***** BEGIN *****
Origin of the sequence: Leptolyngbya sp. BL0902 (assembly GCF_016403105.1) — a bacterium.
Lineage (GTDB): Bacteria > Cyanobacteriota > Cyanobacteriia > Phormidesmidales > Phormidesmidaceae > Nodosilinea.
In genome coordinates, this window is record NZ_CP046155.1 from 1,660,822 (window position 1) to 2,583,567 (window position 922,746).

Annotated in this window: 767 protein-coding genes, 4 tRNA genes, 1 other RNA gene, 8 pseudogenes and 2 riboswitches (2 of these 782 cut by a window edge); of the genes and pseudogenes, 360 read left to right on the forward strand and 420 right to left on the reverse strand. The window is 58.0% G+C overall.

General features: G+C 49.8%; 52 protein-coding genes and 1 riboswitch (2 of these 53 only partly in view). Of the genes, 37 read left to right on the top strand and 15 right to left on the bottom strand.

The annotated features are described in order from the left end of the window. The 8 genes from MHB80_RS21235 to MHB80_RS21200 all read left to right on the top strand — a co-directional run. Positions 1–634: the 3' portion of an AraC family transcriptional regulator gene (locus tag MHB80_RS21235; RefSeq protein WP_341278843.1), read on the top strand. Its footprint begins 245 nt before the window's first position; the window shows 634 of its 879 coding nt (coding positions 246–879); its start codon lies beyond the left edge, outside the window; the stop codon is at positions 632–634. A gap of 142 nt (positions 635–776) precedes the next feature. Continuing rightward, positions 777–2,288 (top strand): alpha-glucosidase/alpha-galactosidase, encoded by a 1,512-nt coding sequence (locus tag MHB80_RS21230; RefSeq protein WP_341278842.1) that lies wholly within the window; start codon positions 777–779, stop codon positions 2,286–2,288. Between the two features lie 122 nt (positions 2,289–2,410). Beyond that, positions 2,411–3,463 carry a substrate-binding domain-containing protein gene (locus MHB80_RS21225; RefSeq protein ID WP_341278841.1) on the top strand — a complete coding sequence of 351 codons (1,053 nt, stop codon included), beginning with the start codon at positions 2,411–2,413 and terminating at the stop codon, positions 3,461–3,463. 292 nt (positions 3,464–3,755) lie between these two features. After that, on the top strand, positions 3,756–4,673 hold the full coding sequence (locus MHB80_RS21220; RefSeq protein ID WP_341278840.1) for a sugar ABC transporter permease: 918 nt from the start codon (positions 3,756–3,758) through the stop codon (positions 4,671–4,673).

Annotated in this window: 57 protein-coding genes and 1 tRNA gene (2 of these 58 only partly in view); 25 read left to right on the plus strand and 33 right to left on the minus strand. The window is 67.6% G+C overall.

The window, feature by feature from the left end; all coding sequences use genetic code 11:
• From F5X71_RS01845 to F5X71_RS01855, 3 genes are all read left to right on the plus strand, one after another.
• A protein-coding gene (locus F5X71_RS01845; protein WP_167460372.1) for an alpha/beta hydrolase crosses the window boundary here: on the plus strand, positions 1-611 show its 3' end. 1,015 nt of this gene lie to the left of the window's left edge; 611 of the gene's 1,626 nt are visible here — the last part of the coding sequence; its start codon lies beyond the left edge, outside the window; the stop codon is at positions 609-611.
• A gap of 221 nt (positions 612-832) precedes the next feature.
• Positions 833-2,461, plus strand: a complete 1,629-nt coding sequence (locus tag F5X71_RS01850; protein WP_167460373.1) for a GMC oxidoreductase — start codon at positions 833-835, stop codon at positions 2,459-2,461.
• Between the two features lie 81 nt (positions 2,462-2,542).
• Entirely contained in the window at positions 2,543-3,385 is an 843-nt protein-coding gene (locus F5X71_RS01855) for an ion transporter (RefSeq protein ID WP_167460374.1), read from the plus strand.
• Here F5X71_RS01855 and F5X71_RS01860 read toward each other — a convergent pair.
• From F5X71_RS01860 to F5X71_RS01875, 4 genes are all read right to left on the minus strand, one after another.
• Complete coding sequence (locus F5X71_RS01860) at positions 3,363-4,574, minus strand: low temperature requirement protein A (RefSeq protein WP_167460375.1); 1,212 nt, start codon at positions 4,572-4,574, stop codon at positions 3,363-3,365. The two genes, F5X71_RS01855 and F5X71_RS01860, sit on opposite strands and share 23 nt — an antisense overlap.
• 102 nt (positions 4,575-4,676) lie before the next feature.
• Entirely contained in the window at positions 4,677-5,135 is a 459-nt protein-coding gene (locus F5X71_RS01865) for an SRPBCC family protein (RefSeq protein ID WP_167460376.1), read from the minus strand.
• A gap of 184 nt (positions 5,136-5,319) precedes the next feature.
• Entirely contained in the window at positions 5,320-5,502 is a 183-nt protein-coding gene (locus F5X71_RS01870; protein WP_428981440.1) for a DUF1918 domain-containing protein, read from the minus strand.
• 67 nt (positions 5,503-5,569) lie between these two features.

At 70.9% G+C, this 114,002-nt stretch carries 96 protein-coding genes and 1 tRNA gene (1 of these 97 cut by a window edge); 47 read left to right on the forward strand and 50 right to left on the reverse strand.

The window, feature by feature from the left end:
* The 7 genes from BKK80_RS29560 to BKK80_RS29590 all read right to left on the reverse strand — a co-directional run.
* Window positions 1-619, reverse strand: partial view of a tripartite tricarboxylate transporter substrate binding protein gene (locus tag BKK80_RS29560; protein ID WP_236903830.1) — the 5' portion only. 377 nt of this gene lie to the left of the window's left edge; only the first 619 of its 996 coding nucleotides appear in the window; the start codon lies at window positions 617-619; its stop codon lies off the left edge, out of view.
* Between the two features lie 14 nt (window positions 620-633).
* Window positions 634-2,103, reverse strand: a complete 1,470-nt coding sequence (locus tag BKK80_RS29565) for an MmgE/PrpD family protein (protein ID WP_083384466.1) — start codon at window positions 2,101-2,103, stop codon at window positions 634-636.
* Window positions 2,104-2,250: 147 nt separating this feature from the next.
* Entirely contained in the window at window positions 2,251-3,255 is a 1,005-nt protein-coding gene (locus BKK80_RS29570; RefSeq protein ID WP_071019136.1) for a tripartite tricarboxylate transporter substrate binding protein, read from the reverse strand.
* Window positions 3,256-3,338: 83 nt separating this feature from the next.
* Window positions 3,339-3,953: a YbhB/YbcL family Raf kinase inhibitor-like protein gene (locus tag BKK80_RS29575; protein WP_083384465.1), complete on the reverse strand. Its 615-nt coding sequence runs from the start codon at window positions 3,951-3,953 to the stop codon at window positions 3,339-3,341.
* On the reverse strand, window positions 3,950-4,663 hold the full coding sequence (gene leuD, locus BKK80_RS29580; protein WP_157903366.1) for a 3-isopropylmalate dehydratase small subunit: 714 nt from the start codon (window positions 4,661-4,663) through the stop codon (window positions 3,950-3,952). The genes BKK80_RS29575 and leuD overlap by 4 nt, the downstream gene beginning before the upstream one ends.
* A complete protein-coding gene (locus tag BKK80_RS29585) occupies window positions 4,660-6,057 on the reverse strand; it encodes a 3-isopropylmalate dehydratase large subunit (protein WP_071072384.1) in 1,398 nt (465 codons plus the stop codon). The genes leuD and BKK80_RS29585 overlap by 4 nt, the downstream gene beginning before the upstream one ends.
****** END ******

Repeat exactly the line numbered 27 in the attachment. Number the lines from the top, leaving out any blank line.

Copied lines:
* Between the two features lie 14 nt (window positions 620-633).